"Ah," Divine said solemnly, but she suddenly had an image in her mind of Marcus watching a Disney cartoon with a little girl in pigtails. She had no idea if this Livy wore pigtails, but that was the image that sprang to mind. It was a beautiful image. She thought he'd be good with children. What would their children look like, she wondered, and then pushed the fantasy aside. He might be her life mate, but she could never claim him as one so long as he worked with Lucian.

"And before the Romani?" Marcus asked now.

Divine considered him briefly, and then said, "Isn't it time you told me a little about yourself?"

Marcus paused and then set his own fork down with a nod. "Fair enough."

She was glad he didn't argue the point . . . for two reasons. She really did want to learn more about him, but she also wanted to eat more of the delicious food on her plate, which was hard to do while she was talking.

Marcus took a sip of the water beside his plate and then set the glass down saying, "Okay. My grandparents are Marzzia and Nicodemus Notte. They were a part of the group of original immortals, the survivors of Atlantis."

"Atlantis?" she asked with bewilderment.

Marcus stilled and tilted his head. "Has no one taught you the history of our origins, Divine?"

She almost lied again and said yes rather than look ignorant, but then sighed and admitted, "No. I'm afraid not. My childhood was rather . . ." She frowned and glanced away.

"Unconventional?" he suggested gently, and the word made her snort indelicately.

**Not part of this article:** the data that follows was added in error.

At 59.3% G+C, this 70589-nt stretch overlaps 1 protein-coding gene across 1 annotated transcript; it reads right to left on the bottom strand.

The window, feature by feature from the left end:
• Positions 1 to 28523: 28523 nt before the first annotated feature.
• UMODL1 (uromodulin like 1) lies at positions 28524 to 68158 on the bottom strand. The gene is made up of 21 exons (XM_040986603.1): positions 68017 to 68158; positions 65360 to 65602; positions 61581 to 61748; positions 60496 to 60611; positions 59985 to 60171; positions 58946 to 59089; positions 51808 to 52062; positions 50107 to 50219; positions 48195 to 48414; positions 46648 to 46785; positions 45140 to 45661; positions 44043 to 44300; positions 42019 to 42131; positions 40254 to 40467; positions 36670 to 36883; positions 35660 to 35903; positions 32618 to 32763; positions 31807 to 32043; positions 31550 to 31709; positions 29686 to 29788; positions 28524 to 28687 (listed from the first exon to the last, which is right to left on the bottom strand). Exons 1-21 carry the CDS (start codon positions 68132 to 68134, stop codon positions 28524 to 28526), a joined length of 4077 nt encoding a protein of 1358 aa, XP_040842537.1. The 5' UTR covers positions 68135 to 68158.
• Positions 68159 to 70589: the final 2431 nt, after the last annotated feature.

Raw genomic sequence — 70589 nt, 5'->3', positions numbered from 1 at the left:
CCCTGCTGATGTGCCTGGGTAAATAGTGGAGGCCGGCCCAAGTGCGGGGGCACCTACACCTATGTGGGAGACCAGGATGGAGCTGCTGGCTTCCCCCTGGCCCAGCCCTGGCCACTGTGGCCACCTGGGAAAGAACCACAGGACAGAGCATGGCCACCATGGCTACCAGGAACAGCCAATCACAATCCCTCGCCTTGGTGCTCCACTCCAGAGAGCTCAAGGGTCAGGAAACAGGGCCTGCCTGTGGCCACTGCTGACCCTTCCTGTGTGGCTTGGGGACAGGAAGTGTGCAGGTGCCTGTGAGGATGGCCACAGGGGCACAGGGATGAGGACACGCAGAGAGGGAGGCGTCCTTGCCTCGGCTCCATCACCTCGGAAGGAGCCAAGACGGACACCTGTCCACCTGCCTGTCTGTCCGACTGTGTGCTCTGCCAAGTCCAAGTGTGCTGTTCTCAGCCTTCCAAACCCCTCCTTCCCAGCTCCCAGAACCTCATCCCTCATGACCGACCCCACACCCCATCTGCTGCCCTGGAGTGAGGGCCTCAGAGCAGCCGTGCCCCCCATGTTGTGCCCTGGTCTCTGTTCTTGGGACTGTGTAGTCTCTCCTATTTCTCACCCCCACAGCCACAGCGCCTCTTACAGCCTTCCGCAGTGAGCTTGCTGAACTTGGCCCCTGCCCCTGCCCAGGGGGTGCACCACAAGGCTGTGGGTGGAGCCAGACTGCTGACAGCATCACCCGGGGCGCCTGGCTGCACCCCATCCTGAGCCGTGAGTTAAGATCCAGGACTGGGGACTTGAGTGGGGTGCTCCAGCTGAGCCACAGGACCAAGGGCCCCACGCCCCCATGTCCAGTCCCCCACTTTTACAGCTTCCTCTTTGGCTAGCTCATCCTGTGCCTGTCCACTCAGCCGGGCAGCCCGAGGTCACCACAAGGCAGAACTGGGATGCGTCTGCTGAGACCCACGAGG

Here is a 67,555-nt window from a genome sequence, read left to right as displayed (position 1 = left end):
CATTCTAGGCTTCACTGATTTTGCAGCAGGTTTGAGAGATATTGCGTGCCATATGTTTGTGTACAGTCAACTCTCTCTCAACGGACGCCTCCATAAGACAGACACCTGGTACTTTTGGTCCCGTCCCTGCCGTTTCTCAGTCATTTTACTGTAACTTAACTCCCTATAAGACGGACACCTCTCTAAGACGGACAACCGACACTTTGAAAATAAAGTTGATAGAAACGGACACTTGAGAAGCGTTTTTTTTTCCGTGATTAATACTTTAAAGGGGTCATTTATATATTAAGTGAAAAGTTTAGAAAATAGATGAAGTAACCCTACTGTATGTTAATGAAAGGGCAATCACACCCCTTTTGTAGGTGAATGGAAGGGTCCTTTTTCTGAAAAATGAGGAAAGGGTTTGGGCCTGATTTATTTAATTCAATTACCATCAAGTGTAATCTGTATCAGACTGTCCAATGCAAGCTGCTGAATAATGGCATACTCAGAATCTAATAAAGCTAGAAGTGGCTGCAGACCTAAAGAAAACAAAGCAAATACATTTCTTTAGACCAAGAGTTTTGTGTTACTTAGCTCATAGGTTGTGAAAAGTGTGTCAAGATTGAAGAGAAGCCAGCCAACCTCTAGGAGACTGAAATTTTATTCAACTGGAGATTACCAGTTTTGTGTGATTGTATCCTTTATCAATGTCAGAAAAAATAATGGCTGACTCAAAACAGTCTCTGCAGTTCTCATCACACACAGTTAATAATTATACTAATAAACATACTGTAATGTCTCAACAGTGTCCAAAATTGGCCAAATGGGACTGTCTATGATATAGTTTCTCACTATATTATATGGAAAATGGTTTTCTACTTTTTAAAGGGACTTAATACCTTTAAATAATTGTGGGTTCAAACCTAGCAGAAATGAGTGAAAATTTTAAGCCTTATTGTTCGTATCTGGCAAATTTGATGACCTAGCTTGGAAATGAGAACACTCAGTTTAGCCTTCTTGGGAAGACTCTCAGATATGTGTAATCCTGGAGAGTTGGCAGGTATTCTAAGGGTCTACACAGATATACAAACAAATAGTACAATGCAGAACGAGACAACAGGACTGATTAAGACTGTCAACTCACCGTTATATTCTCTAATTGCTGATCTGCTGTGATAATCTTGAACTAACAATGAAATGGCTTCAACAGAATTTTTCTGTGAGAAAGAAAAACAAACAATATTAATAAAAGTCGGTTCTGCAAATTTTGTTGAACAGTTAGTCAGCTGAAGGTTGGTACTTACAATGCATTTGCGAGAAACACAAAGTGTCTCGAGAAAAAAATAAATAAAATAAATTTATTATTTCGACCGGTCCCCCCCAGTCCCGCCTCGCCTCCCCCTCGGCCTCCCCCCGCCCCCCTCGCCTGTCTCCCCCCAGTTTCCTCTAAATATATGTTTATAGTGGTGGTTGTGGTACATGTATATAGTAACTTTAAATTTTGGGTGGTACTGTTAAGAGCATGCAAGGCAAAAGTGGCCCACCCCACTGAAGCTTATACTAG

Covering her mouth and nose quickly, she peered wide-eyed at him over her hand and then suddenly lost patience with herself. She was no shrinking violet. She had taken care of herself for millennia, and would be damned if encountering a life mate she couldn't claim, and recalling a childhood that had been a horror all around, was going to reduce her to the state of a blithering idiot afraid to say what she felt or meant or wanted. Her history was her history and that was that. She couldn't change it, and he could accept it, deal with it, or just get the hell out of her life if he didn't like it.

Letting her hand drop she said, "Unconventional does not begin to describe my childhood. For one thing, my parents were not true life mates." His eyebrows rose at that and she nodded. "My mother, Tisiphone, was older than my father, Felix, and she wanted a child. My father was apparently very likable and easygoing and so she decided he would do."

Divine paused to take a drink of water before continuing, "While my father couldn't read Tisiphone, he knew she was older so thought nothing of it." She grimaced and added, "Until Tisiphone claimed she couldn't read him either and they therefore must be life mates."

"She was lying?" Marcus asked.